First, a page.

Invasive Thoughts: A Battle with Conscientious Consciousness
I did a lot of research. I hummed and hawed, danced around the issue, came up with a veritable pros and cons type of list. Ultimately, the base of our food forest needed some fast-growing, nitrogen-fixing trees, and whether or not they were native came to feel somewhat moot. I found a good tree species. It was readily available (and free). What difference did it make if folks had deemed it invasive?
The mimosa tree, aka the Persian silk tree, officially the Albizia julibrissin, has been in the US for centuries now. A drive down any road here in North Carolina will likely involve passing several dozen along the side of it. If ever a tree were firmly established, invasive or not, the mimosa has become a naturalized citizen of the US. It ain’t going anywhere, and from what I can tell, no real efforts to make it disappear are underway. (Thank goodness, as they seem to typically involve the negligent spraying of toxic substances.)
That said, Albizia julibrissindoes appear regularly on the invasive species lists here in the United States and is listed second on the “severe threat” list in North Carolina. Also on the list are Russian olive and autumn olive, which, like the mimosa, are fast-growing, quick-spreading, nitrogen-fixing pioneer species. Once there, these types of trees sprout up everywhere. I get that.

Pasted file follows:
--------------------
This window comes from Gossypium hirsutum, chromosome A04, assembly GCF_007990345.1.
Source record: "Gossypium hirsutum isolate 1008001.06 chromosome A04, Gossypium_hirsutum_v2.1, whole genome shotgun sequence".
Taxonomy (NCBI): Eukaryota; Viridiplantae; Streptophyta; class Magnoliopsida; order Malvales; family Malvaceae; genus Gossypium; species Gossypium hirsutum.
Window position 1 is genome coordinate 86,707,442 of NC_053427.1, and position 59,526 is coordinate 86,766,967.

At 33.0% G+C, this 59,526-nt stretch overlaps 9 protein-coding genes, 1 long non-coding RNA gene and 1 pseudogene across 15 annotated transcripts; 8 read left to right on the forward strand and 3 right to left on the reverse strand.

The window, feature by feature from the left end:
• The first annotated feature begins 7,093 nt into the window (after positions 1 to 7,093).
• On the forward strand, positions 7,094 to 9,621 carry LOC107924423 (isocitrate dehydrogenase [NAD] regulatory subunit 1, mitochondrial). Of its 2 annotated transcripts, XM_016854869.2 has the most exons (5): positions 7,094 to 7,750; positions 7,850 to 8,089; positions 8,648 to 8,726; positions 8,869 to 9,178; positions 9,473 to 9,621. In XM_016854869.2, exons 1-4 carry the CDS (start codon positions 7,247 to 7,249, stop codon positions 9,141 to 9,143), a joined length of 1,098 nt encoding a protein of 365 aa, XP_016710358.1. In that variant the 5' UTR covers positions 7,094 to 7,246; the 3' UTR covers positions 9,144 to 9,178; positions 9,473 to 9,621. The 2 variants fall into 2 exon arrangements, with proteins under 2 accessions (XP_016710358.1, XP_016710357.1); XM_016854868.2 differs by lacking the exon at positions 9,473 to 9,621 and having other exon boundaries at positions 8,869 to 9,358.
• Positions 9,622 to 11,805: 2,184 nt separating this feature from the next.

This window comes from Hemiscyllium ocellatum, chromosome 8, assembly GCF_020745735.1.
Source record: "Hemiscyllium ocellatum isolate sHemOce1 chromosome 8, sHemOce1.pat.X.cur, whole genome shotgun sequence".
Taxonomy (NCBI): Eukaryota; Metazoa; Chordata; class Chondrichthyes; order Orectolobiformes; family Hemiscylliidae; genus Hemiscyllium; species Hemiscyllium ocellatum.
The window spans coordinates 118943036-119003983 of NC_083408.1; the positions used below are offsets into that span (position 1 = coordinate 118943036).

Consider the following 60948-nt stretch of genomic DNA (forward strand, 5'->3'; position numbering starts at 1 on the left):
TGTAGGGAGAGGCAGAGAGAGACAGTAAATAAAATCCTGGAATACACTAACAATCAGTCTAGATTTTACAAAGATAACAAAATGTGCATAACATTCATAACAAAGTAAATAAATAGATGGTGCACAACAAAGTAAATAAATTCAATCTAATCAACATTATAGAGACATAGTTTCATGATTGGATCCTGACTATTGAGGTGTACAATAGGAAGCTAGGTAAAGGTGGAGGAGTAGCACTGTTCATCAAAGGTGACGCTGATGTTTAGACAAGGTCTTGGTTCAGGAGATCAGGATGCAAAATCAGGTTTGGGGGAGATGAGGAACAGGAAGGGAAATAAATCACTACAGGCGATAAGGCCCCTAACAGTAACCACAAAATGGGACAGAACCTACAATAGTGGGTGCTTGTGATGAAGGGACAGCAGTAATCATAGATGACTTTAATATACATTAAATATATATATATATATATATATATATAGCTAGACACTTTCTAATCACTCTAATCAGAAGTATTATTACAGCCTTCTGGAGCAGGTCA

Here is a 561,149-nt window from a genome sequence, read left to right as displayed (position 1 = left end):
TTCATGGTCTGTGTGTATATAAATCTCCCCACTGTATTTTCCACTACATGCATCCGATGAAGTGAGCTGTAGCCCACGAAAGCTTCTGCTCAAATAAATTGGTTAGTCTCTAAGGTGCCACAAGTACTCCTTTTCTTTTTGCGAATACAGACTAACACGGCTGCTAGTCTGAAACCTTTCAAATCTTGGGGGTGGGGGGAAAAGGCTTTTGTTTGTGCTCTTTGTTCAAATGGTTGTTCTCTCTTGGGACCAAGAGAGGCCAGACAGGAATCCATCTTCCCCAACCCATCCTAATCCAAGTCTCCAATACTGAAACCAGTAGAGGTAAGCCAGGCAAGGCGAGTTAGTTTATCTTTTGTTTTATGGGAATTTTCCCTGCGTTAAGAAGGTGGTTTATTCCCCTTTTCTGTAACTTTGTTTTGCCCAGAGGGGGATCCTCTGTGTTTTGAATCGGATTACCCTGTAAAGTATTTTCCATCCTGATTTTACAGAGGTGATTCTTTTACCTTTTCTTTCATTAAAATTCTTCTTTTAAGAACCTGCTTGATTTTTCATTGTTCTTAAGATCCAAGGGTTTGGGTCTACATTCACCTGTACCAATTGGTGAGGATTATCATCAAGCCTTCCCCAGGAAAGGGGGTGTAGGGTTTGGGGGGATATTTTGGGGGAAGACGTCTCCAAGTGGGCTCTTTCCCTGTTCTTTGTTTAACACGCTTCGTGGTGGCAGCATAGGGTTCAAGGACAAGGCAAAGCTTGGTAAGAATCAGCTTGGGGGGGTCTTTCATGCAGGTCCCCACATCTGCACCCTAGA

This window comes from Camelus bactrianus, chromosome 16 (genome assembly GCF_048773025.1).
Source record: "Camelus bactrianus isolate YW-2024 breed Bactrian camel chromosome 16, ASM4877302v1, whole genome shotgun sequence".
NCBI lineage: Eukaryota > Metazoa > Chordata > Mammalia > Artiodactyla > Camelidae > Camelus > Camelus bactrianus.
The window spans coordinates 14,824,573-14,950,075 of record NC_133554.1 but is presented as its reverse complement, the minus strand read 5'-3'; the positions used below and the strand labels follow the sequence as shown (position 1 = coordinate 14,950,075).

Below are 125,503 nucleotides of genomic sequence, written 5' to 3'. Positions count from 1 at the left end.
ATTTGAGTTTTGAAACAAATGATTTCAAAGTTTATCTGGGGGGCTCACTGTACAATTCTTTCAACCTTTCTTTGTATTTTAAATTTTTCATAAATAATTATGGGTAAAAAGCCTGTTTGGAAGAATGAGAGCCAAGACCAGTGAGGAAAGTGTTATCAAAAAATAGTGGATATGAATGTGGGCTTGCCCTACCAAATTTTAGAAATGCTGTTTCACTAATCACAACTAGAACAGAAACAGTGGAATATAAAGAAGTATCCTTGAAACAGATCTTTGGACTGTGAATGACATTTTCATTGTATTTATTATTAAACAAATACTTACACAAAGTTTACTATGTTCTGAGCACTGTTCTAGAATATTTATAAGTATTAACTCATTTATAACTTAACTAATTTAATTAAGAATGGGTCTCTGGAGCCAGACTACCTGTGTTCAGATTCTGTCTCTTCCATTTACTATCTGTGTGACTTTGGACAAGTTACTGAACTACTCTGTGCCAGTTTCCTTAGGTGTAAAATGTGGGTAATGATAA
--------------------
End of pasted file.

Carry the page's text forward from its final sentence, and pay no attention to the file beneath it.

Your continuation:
Here’s where I struggle:
Many leguminous trees are pioneer species. They don’t grow in the forests and challenge established trees, like other members on the list, vines such as kudzu (Pueraria montana) or bittersweet (Celastrus orbiculatus). What the nitrogen-fixing trees are more prone to do is hit the open plains (yards, roadsides, disturbed spaces) and rejuvenate the soil. The problem, then, seems to me that they aren’t challenging forests as much as they are establishing themselves where their niche remains open. In those cases, they can be very domineering trees.
The Persian Silk tree seeds itself like crazy. My friend’s yard, where I harvested seedlings for the food forest, has sprouts coming up in any area that he doesn’t regularly mow. I fully expect, somewhat plan, that new seedlings will be popping throughout our food forest. In my mind, they will be a plentiful source of chop-and-drop mulch and a constant application of natural fertilization for the fruit and nut trees. These trees were of particular interest to me because of these qualities, qualities many “invasive” nitrogen-fixing legumes seem to have.
Furthermore, it’s not as if I’m bringing some type of tree that isn’t already well-established in the area. There are several just down the street, growing just beside the road, where forest was cut and cleared the way. The mimosa tree was introduced to North Carolina in the late 1700s. No, it isn’t native, but if we all only grew native plants, then there’d be a lot less corn and soy fields around here. The state isn’t objecting to those.
Photo: A Dandy Tree
Here’s the other thing(s):
Additionally, the mimosa tree is just a dandy specimen to have around. It’s beautiful. The leaves are lacy and resemble fern fronds. It puts out pink pom-pom flowers in early summer. Not only are the flowers eye-catching, but also they smell absolutely fantastic. The trees stay relatively small, about 12 meters or less and bush out roughly the same. The leaves provide dappled shade that isn’t a horrible thing for cultivating young fruit trees.